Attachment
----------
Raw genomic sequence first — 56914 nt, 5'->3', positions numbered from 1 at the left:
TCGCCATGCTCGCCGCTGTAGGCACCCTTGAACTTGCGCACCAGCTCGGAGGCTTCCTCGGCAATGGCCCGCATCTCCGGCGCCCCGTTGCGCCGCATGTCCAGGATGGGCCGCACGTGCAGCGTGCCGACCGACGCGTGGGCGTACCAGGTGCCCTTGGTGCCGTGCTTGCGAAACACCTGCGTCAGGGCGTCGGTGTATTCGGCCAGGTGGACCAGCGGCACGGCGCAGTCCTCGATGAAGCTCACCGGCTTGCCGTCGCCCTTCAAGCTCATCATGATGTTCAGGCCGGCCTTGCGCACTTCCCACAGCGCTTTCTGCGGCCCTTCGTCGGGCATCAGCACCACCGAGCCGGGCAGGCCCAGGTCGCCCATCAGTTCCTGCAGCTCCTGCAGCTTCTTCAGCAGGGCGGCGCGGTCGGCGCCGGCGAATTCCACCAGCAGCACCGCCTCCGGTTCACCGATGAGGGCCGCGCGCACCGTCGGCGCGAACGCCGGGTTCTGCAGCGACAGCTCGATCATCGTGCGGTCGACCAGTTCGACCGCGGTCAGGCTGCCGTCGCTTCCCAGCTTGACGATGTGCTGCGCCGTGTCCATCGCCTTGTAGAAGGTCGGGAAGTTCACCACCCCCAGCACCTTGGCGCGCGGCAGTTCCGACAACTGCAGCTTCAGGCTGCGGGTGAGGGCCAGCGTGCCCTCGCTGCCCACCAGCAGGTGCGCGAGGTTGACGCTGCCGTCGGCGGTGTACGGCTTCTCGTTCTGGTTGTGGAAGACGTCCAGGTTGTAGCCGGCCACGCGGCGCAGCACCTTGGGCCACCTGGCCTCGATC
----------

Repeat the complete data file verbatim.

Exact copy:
Raw genomic sequence first — 56914 nt, 5'->3', positions numbered from 1 at the left:
TCGCCATGCTCGCCGCTGTAGGCACCCTTGAACTTGCGCACCAGCTCGGAGGCTTCCTCGGCAATGGCCCGCATCTCCGGCGCCCCGTTGCGCCGCATGTCCAGGATGGGCCGCACGTGCAGCGTGCCGACCGACGCGTGGGCGTACCAGGTGCCCTTGGTGCCGTGCTTGCGAAACACCTGCGTCAGGGCGTCGGTGTATTCGGCCAGGTGGACCAGCGGCACGGCGCAGTCCTCGATGAAGCTCACCGGCTTGCCGTCGCCCTTCAAGCTCATCATGATGTTCAGGCCGGCCTTGCGCACTTCCCACAGCGCTTTCTGCGGCCCTTCGTCGGGCATCAGCACCACCGAGCCGGGCAGGCCCAGGTCGCCCATCAGTTCCTGCAGCTCCTGCAGCTTCTTCAGCAGGGCGGCGCGGTCGGCGCCGGCGAATTCCACCAGCAGCACCGCCTCCGGTTCACCGATGAGGGCCGCGCGCACCGTCGGCGCGAACGCCGGGTTCTGCAGCGACAGCTCGATCATCGTGCGGTCGACCAGTTCGACCGCGGTCAGGCTGCCGTCGCTTCCCAGCTTGACGATGTGCTGCGCCGTGTCCATCGCCTTGTAGAAGGTCGGGAAGTTCACCACCCCCAGCACCTTGGCGCGCGGCAGTTCCGACAACTGCAGCTTCAGGCTGCGGGTGAGGGCCAGCGTGCCCTCGCTGCCCACCAGCAGGTGCGCGAGGTTGACGCTGCCGTCGGCGGTGTACGGCTTCTCGTTCTGGTTGTGGAAGACGTCCAGGTTGTAGCCGGCCACGCGGCGCAGCACCTTGGGCCACCTGGCCTCGATC